The troubling presence of misleading or downright propagandizing claims of exposure-based fentanyl incidents remains a cause of concern for advocates of common sense drug education, with the latest development in this ongoing issue centering on a story out of the Nashville area.

As you’ve probably seen floating around social media in recent days, per WKRN, a woman—identified as Renee Parsons—alleges she “passed out” after picking up a $1 bill off the ground while in the area. The woman’s husband, Justin, is quoted in the report as saying his wife “certainly was unconscious” and looked “very pale” after the alleged dollar grabbing. It’s further alleged that the woman began to have difficulty breathing, ultimately resulting in a hospital visit.

Of note in the report is that the Kentucky couple conceded that a toxicology report “doesn’t test for synthetic drugs,” but that they—as it’s worded in the widely aggregated piece—“feel confident fentanyl or a similar drug” was on the bill in question. As is always the case with such claims, medical experts have since spoken out in protest of this aspect of the claim, including Dr. Rebecca Donald of the Vanderbilt University Medical Center.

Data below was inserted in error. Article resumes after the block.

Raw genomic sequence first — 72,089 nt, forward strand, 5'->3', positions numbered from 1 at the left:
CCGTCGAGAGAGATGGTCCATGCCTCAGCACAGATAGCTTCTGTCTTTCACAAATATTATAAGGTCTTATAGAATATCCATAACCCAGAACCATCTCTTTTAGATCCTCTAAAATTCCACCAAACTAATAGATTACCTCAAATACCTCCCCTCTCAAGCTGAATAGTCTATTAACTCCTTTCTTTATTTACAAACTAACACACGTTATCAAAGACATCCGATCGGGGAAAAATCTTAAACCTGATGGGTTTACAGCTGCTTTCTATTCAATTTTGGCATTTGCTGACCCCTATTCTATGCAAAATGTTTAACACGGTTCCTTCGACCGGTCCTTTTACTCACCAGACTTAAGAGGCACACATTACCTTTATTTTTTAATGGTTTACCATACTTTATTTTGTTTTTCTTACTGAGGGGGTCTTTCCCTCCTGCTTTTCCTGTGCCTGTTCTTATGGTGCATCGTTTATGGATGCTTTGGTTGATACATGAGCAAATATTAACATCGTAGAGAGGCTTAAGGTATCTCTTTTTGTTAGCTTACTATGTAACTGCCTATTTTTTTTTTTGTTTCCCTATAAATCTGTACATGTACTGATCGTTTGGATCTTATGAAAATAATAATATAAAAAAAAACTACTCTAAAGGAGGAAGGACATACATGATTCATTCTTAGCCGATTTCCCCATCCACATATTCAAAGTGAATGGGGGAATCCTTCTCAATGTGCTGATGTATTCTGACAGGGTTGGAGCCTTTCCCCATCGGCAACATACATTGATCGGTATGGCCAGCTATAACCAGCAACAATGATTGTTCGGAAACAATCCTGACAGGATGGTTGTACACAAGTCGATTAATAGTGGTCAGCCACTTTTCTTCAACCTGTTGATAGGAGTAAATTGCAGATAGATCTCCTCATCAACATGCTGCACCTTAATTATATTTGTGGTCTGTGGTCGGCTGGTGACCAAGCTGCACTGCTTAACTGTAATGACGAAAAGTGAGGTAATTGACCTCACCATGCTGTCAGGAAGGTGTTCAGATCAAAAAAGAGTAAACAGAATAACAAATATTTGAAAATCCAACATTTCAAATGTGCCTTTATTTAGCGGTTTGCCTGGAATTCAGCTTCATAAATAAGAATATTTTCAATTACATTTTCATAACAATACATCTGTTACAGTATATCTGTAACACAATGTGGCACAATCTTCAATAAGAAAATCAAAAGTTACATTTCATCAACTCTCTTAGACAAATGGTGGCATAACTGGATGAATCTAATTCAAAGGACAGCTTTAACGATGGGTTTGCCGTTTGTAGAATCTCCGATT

“I think it is really unlikely the substance this lady got into her system is fentanyl based on the symptoms she had,” Dr. Donald, described as an expert on the synthetic opioid, told KKTV this week.

On Twitter, Ryan Marino, MD—a frequently vocal proponent of identifying and correcting fentanyl-related misinformation—also criticized the report.

“Y’all should be ashamed,” Marino said. “Her drug test was negative. You’re giving people panic attacks with these unresearched, unsubstantiated reports that you could easily debunk with a cursory google search (you can’t touch fentanyl and overdose, none of the reported symptoms are consistent).”

Fentanyl, though indeed potentially very dangerous when unknowingly ingested, has long been the source of improbable exposure-focused claims, often from police. Earlier this year, JEMS—i.e. the Journal of Emergency Medical Services—shared a detailed breakdown of why health officials should “be wary” of such claims.

In short, always do your own research, particularly when it comes to the propaganda-fueled discourse surrounding drugs in the U.S.